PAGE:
WTF is... H.265 aka HEVC?
Ultra-efficient vid codec paves way for MONSTER-res TVs, decent mobe streaming
Singing, ringing tree
When an H.264 frame is encoded, it’s divided into a grid of squares, known as "macroblocks" in the jargon. H.264 macroblocks were no bigger than 16 x 16 pixels, but that’s arguably too small a size for HD imagery and certainly for Ultra HD pictures, so H.265 allows block sizes to be set at up to 64 x 64 pixels, the better to detect finer differences between two given blocks.
In fact, the process a little more complex than that suggests. While H.264 works at the block level, with a 16 x 16 block containing each pixel’s brightness - "luma" in the jargon - and two 8 x 8 blocks of colour - "chroma" data - H.265 uses a structure called a "Coding Tree". Encoder-selected 16 x 16, 32 x 32 or 64 x 64 blocks contain pixel brightness information. These luma blocks can then partitioned into any number of smaller sub-blocks containing the colour - "chroma" - data. More light-level data is encoded than colour data because the human eye is better able to detect differences the brightness of adjacent pixels than it is colour differences.
HEVC has a smart picture sub-division system
Source: Elemental Technologies
HEVC samples pixels as "YCrCb" data: a brightness value (Y) followed by a number that shows how far the colour of the pixel deviates from grey toward, respectively, red and blue. It uses 4:2:0 sampling - each colour sample has one-fourth the number of samples than brightness and specifically half the number of samples in each axis. Samples are 8-bit or 10-bit values, depending on the HEVC Profile the encoder is following. You can think of a 1080p picture containing 1920 x 1080 pixels worth of brightness information but only 960 x 540 pixels worth of colour information. Don’t worry about the "loss" of colour resolution - you literally can’t see it.
A given "Coding Tree Unit" is the root of a tree structure that can comprise a number of smaller, rectangular "Coding Blocks", which can, in turn, be dividing into smaller still "Transform Blocks", as the encoder sees fit.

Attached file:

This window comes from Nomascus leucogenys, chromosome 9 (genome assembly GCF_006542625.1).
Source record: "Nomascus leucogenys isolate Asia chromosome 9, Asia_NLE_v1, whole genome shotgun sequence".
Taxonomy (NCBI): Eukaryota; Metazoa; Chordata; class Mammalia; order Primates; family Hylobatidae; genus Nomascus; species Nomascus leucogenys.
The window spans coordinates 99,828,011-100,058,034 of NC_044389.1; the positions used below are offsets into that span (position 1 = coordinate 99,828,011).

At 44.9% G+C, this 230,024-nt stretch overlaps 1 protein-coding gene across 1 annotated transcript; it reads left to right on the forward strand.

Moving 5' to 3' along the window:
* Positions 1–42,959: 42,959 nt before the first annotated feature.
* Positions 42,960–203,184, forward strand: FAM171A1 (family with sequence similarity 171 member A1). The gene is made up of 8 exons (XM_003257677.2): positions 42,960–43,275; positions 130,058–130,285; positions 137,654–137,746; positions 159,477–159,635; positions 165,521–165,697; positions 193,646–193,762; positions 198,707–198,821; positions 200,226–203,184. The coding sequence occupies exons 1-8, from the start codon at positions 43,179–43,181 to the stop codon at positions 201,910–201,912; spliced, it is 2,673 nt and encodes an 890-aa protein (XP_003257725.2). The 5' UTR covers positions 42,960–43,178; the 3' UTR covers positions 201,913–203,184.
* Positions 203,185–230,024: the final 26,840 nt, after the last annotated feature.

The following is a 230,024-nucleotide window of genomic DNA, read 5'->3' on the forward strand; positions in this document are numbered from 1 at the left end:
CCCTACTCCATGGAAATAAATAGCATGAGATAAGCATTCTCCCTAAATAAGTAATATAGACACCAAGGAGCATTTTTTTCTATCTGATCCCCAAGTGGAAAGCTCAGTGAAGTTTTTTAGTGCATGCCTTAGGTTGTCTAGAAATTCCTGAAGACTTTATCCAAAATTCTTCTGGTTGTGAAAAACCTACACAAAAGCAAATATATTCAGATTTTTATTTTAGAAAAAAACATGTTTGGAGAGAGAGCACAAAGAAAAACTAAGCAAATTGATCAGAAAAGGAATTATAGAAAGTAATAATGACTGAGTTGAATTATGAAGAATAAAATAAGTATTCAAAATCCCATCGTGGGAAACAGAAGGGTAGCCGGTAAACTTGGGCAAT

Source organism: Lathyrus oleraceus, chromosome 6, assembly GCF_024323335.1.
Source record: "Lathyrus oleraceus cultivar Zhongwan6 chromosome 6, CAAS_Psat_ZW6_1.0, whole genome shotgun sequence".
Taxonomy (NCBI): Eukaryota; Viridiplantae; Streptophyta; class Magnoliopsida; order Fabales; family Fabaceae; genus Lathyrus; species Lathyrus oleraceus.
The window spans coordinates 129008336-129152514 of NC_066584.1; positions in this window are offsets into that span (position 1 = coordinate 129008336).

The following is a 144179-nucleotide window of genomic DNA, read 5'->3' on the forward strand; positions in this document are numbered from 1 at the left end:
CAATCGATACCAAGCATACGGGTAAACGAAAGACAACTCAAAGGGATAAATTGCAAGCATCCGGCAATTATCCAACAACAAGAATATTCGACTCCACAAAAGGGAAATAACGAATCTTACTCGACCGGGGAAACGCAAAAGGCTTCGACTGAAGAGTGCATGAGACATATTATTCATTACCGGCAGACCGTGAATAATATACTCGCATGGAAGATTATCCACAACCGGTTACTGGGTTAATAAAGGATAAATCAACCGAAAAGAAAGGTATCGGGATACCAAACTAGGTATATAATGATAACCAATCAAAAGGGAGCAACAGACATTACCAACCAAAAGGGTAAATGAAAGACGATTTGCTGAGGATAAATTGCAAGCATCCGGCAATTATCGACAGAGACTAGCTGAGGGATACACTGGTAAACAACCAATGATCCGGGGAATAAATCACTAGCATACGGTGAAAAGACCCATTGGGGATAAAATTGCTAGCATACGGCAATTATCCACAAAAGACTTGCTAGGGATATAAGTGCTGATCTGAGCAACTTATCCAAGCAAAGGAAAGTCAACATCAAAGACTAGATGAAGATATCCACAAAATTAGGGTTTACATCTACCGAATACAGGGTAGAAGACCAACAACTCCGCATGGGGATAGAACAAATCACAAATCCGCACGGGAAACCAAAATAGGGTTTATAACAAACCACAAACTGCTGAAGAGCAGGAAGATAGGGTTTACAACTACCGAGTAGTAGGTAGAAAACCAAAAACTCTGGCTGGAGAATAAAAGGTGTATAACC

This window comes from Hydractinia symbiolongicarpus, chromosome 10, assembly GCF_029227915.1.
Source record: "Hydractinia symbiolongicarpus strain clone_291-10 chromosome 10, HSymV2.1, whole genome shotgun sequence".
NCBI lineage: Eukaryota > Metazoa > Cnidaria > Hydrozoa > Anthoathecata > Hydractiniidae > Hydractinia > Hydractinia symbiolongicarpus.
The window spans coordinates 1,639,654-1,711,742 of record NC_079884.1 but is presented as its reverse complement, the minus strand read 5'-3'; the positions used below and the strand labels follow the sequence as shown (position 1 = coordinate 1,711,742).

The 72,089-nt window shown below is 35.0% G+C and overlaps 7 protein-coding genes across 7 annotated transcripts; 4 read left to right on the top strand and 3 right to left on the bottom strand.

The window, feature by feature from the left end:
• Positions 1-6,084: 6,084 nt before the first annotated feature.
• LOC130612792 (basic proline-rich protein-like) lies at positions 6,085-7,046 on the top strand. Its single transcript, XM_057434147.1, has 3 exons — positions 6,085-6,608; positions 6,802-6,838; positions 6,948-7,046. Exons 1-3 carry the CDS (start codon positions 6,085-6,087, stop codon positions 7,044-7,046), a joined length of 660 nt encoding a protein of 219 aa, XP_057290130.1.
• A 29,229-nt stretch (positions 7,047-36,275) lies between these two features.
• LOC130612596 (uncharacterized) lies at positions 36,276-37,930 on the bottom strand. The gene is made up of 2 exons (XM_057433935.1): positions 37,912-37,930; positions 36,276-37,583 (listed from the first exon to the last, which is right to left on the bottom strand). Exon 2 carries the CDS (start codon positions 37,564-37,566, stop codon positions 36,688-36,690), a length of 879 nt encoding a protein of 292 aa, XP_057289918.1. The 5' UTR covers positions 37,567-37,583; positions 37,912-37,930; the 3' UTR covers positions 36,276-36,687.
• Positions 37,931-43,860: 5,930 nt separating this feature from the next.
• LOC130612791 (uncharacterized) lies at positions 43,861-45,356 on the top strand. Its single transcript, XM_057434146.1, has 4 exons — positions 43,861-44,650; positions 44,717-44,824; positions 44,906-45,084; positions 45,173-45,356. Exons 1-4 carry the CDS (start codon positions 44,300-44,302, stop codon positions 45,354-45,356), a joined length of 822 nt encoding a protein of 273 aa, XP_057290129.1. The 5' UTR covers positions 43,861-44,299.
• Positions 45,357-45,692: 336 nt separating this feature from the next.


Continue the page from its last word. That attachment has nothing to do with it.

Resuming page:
The block structure may differ between H.264 and H.265, but the motion detection principle is broadly the same. The first frame’s blocks are analysed to find those that are very similar to each other - areas of equally blue sky, say. Subsequent frames in a sequence are not only checked for these intrapicture similarities but also to determine how blocks move between frames in a sequence. So a block of pixels that contain the same colour and brightness values through a sequence of frames, but changes location from frame to frame, only needs to be stored once. An accompanying motion vector tells the decoder where to place those identical pixels in each successive recovered frame.
Made for parallel processing
H.264 encoders check intrapicture similarities in eight possible directions from the source block. H.265 extends this to 33 possible vectors - the better to reveal more subtle pixel block movement. There are also other tricks that H.265 gains to predict more accurately where to duplicate a given block to generate the final frame.
As HEVC boffins Gary Sullivan, Jens-Rainer Ohm, Woo-Jin Han and Thomas Wiegand put it in a paper published in the IEEE journal Transactions on Circuits and Systems for Video Technology in December 2012: “The residual signal of the intra- or interpicture prediction, which is the difference between the original block and its prediction, is transformed by a linear spatial transform. The transform coefficients are then scaled, quantised, entropy coded and transmitted together with the prediction information.”
When the frame is decoded, extra filters are applied to smooth out artefacts generated by the blocking and quantisation processes. Incidentally, we can talk about frames here, rather than interlaced fields, because H.265 doesn’t support interlacing. So there will be no 1080i vs 1080p debate with HEVC. “No explicit coding features are present in the HEVC design to support the use of interlaced scanning,” say the minds behind the standard. The reason? “Interlaced scanning is no longer used for displays and is becoming substantially less common for distribution.” At last we’ll be able to leave our CRT heritage behind.
H.264 vs H.265
In addition to all this video coding jiggery pokery, H.265 includes the kind of high-level information that H.264 data can contain to help the decoder cope with the different methods by which a stream of video data can move from source file to screen - along a cable or across a wireless network, say - which will result in degrees of data packet loss. But HEVC gains extra methods for segmenting an image or the streamed data to take better advantage of parallel processing architectures and synchronise the output of however many image processors are present.
H.264 has the notion of "slices" - sections of the data that can be decoded independently of other sections, either whole frames or parts of frames. H.265 adds "tiles", which are an even number of 256 x 64 slices into which a picture can be optionally segmented so that each contains the same number of HEVC’s core Coding Tree Units so there’s no need to synchronise output. This is because each graphics core processes any given CTU in the same amount of time. Other tiles sizes may be allowed in future versions of the standard.